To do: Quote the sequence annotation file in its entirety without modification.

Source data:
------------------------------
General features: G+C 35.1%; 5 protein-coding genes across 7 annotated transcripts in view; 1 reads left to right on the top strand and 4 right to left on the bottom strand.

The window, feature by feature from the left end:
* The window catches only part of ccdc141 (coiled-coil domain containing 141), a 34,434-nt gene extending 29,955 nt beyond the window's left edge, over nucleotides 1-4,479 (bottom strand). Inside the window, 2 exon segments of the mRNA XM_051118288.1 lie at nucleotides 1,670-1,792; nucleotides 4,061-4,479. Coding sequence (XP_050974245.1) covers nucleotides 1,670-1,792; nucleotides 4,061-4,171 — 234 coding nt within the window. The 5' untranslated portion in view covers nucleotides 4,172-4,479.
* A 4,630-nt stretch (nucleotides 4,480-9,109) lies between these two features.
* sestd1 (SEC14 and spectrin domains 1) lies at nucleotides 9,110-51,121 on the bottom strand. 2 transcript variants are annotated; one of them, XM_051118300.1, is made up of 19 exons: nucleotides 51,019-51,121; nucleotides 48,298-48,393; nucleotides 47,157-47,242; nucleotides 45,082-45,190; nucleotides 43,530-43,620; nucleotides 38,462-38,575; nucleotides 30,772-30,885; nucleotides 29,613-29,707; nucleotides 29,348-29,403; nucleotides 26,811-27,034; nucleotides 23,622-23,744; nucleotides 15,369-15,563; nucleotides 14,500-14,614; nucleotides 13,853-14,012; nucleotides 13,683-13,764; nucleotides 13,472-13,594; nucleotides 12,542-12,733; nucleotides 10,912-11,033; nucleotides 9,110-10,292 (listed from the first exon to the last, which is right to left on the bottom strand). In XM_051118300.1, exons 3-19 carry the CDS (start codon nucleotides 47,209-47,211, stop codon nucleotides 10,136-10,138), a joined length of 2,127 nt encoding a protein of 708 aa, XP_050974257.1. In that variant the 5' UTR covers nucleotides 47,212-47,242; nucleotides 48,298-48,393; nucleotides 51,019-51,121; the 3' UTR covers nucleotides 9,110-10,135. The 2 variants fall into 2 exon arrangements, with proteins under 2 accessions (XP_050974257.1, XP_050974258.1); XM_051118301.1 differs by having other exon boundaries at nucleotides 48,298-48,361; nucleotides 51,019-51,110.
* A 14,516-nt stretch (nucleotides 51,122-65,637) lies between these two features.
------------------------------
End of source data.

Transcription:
General features: G+C 35.1%; 5 protein-coding genes across 7 annotated transcripts in view; 1 reads left to right on the top strand and 4 right to left on the bottom strand.

The window, feature by feature from the left end:
* The window catches only part of ccdc141 (coiled-coil domain containing 141), a 34,434-nt gene extending 29,955 nt beyond the window's left edge, over nucleotides 1-4,479 (bottom strand). Inside the window, 2 exon segments of the mRNA XM_051118288.1 lie at nucleotides 1,670-1,792; nucleotides 4,061-4,479. Coding sequence (XP_050974245.1) covers nucleotides 1,670-1,792; nucleotides 4,061-4,171 — 234 coding nt within the window. The 5' untranslated portion in view covers nucleotides 4,172-4,479.
* A 4,630-nt stretch (nucleotides 4,480-9,109) lies between these two features.
* sestd1 (SEC14 and spectrin domains 1) lies at nucleotides 9,110-51,121 on the bottom strand. 2 transcript variants are annotated; one of them, XM_051118300.1, is made up of 19 exons: nucleotides 51,019-51,121; nucleotides 48,298-48,393; nucleotides 47,157-47,242; nucleotides 45,082-45,190; nucleotides 43,530-43,620; nucleotides 38,462-38,575; nucleotides 30,772-30,885; nucleotides 29,613-29,707; nucleotides 29,348-29,403; nucleotides 26,811-27,034; nucleotides 23,622-23,744; nucleotides 15,369-15,563; nucleotides 14,500-14,614; nucleotides 13,853-14,012; nucleotides 13,683-13,764; nucleotides 13,472-13,594; nucleotides 12,542-12,733; nucleotides 10,912-11,033; nucleotides 9,110-10,292 (listed from the first exon to the last, which is right to left on the bottom strand). In XM_051118300.1, exons 3-19 carry the CDS (start codon nucleotides 47,209-47,211, stop codon nucleotides 10,136-10,138), a joined length of 2,127 nt encoding a protein of 708 aa, XP_050974257.1. In that variant the 5' UTR covers nucleotides 47,212-47,242; nucleotides 48,298-48,393; nucleotides 51,019-51,121; the 3' UTR covers nucleotides 9,110-10,135. The 2 variants fall into 2 exon arrangements, with proteins under 2 accessions (XP_050974257.1, XP_050974258.1); XM_051118301.1 differs by having other exon boundaries at nucleotides 48,298-48,361; nucleotides 51,019-51,110.
* A 14,516-nt stretch (nucleotides 51,122-65,637) lies between these two features.